WebProNews talks to a couple of marketing experts to suss out some meaning of General Motor’s unfriending Facebook.
This week could have been a better one for Facebook. An ominous constellation of events aligned that conjured up a palpable cloud of doubt over Facebook’s ability to lure and sustain advertisers. First, WordStream released the results of a study that shows Google leads Facebook in a number of advertising-related areas like ad targeting options and ad formats. Then, the week was capped off with an announcement from General Motors that it would be pulling all $10 million from its paid advertising campaign on Facebook because, in short, GM says they don’t work.
Not the best sentiments to have attached to your company if you’re Facebook considering the company is likely to make its initial public offering this coming Friday. Facebook wants people to spend and invest money with the site, not withdraw it. So were the last few days a dreary period of runic divination for Facebook or just unfortunate happenstance? The short-term ramifications will largely be nonexistent but such developments do cast a thin pall on what should be Facebook’s most glorious achievement yet: having the most lucrative IPO in the history of tech businesses.
GM’s announcement to stop paying for ads is likely a lot of sound and fury signifying very little. What’s of greater import is which party, GM or Facebook, let the other down. As far as GM goes, there’s been some talk that it was handling its social media campaign poorly or simply had misguided expectations from advertising on Facebook. One of GM’s chief competitors didn’t shy away from highlighting this possibility.
GM insists that its decision to stop with the paid Facebook ads was purely coincidental that it happened so soon before Facebook’s IPO and the Wall Street Journal, who broke the story yesterday, reports that GM had always intended to reassess how it’s spending money on the site. Regardless, whether you call it fate or call it intentional, it’s hard to dismiss this peculiar sequence of events.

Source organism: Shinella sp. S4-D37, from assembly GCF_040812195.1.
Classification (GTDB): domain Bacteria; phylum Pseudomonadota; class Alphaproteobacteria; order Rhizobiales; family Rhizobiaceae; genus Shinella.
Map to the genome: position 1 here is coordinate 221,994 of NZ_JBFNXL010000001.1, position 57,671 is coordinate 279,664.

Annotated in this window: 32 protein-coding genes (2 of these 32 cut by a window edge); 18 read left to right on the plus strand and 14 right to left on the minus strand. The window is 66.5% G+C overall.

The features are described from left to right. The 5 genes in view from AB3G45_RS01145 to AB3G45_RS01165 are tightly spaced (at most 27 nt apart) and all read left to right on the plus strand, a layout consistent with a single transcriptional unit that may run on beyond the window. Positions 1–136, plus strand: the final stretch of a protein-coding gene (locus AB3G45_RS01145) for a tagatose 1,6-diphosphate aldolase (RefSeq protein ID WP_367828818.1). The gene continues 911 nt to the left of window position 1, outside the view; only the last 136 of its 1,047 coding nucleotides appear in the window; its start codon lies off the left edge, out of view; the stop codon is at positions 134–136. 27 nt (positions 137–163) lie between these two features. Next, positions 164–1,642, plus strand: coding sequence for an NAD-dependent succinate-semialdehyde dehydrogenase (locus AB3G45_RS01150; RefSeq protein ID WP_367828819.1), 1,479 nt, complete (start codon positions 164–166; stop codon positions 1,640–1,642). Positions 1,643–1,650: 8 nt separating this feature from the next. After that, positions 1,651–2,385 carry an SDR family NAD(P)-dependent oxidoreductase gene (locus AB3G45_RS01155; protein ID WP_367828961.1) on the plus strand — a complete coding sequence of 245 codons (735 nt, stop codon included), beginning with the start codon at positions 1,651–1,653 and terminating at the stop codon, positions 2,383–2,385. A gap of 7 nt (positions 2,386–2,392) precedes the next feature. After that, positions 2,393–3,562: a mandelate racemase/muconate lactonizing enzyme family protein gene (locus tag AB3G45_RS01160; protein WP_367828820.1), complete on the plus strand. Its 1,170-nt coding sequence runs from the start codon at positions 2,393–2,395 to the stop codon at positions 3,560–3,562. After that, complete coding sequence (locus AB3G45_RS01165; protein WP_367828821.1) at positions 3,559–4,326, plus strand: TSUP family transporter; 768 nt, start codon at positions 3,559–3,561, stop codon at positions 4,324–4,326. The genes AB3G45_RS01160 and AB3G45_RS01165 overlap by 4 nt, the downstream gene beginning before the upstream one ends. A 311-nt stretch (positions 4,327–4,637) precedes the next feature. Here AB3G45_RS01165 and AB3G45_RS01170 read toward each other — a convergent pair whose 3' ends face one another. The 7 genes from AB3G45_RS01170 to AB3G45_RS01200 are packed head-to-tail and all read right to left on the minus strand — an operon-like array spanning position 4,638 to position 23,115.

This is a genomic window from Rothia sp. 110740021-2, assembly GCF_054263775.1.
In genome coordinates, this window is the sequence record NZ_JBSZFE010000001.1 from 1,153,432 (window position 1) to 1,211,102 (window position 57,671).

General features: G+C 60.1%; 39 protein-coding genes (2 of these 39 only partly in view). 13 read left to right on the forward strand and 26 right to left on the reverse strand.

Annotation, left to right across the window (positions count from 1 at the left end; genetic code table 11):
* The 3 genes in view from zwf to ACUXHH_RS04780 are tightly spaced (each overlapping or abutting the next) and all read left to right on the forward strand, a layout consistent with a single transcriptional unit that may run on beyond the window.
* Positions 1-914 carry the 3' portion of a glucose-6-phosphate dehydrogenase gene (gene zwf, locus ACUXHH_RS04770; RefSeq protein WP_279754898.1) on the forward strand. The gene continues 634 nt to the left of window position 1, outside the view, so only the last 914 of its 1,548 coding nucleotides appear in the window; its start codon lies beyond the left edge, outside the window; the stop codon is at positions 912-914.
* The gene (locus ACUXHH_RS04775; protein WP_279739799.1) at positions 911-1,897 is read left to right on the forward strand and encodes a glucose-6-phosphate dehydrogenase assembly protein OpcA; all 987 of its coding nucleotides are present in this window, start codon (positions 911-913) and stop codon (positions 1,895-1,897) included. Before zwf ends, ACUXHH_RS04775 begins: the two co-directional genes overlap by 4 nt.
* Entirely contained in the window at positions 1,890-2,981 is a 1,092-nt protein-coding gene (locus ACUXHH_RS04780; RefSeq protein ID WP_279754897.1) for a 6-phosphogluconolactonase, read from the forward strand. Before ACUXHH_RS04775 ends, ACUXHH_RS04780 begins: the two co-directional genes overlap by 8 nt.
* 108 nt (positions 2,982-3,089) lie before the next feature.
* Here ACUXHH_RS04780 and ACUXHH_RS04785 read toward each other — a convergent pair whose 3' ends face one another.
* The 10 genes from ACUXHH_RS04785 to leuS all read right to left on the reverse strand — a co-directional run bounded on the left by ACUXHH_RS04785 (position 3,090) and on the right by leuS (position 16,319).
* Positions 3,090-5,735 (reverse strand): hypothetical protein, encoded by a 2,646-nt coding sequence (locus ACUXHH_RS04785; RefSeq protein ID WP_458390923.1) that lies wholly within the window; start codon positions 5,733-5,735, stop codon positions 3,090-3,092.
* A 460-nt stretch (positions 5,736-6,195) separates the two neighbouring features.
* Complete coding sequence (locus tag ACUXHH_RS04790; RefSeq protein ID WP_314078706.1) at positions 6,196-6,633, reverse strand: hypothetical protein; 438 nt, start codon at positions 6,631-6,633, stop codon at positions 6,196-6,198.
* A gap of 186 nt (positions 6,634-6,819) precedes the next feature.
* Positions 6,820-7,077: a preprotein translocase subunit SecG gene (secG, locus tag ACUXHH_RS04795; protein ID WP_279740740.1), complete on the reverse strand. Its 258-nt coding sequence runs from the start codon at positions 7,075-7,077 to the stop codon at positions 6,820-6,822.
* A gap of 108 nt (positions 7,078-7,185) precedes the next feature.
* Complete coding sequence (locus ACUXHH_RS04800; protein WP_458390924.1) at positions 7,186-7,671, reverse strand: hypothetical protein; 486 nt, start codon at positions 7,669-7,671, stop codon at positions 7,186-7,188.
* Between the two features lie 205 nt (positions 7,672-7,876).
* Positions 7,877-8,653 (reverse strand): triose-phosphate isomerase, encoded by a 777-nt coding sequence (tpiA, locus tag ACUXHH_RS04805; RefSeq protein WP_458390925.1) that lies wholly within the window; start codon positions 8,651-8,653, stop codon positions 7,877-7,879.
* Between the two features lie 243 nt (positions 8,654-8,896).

“A lot of people are probably suspicious of the timing of that announcement,” said Andrew Frank, a marketing analyst with Gartner, who spoke to WebProNews about GM’s decision.
Although the timing may be curious, Frank doesn’t think GM’s withdrawal of advertising funds is a hostile decision nor should it be seen as a total freeze on Facebook’s potential to appeal to large companies. “Facebook very frequently updates its formats and releases new products, so it will have another chance to pitch to GM,” he said.
GM’s cessation of paid ads on the site isn’t such a dark omen for Facebook’s future relationship with other high-profile advertisers, either, he adds. “It won’t have too much of an effect. $10 million is pretty small to the overall scheme of Facebook revenue.” He added, “It’s clearly a negative, but I think that advertisers will probably look beyond that one data point.”
Still, others think there might be cause for some apprehension on the advertisers’ side of the street. Larry Kim, the CTO of WordStream, the company that produced the report yesterday that showed Facebook lagging behind Google, told WebProNews that he isn’t surprised GM dropped its paid ads on Facebook.
“It’s not a great way of selling cars,” Kim said, “but if it truly isn’t a great way to sell cars, is there a risk that other brands need to figure out as well? Absolutely.”
The potential certainly exists for Facebook to become a great place to sell cars, however, that would take a lot of big directional changes on the company’s part. Just don’t hold your breath on that happening anytime soon.
Mark Zuckerberg (now) famously wrote to shareholders in Facebook’s official S-1 filing, “We don’t build services to make money; we make money to build better services.” A recent profile in New York portrays a Zuckerberg who was disdainful of advertising on Facebook in the early days, not wanting it to become the “ad-choked cesspool” that MySpace eventually melted into.
It would appear that Zuckerberg’s disposition toward advertising has survived to this day and, riding into the company’s IPO lucre, he is content to relegate advertisers to the backseat. He claims that he’s sticking to the mission to make the internet more social, not more fertile for advertisers.
Whether you’re a frustrated advertiser or just a studied speculator on the side, that may not exactly come as news to you. “Based on the very slow pace of ad innovation in the last six years, it’s clearly not Facebook’s top priority,” Kim said. “They’ve made significant advances with social networks, such as with Timeline, but not nearly anything of that scale on the advertising side. It’s ten year’s behind.”
Facebook’s lack of prioritizing is what informs Kim’s lack of surprise that GM won’t pay for more ads on Facebook. “There’s no shortage of places that companies like GM can spend on advertising,” he said. “Why spend money on a website that’s not even doing their best to make the most out of advertising?”
About the Author:
Drew Bowling is a staff writer for WebProNews. He never met an all-you-can-eat buffet he didn’t like.